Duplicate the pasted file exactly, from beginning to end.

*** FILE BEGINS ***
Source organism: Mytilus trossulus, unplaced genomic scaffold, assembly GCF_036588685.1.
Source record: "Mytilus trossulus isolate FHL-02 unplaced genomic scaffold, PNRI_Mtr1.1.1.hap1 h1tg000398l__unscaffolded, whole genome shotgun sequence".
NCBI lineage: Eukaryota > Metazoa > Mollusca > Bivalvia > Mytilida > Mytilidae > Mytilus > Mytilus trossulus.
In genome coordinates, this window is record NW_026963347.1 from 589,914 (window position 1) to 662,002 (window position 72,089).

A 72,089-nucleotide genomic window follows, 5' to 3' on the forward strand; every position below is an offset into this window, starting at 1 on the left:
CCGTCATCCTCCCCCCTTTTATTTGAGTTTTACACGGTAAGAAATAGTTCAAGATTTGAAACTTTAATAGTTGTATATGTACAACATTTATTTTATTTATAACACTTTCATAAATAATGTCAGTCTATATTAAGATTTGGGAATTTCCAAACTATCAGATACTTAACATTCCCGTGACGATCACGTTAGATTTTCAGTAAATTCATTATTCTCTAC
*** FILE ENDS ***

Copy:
Source organism: Mytilus trossulus, unplaced genomic scaffold, assembly GCF_036588685.1.
Source record: "Mytilus trossulus isolate FHL-02 unplaced genomic scaffold, PNRI_Mtr1.1.1.hap1 h1tg000398l__unscaffolded, whole genome shotgun sequence".
NCBI lineage: Eukaryota > Metazoa > Mollusca > Bivalvia > Mytilida > Mytilidae > Mytilus > Mytilus trossulus.
In genome coordinates, this window is record NW_026963347.1 from 589,914 (window position 1) to 662,002 (window position 72,089).

A 72,089-nucleotide genomic window follows, 5' to 3' on the forward strand; every position below is an offset into this window, starting at 1 on the left:
CCGTCATCCTCCCCCCTTTTATTTGAGTTTTACACGGTAAGAAATAGTTCAAGATTTGAAACTTTAATAGTTGTATATGTACAACATTTATTTTATTTATAACACTTTCATAAATAATGTCAGTCTATATTAAGATTTGGGAATTTCCAAACTATCAGATACTTAACATTCCCGTGACGATCACGTTAGATTTTCAGTAAATTCATTATTCTCTAC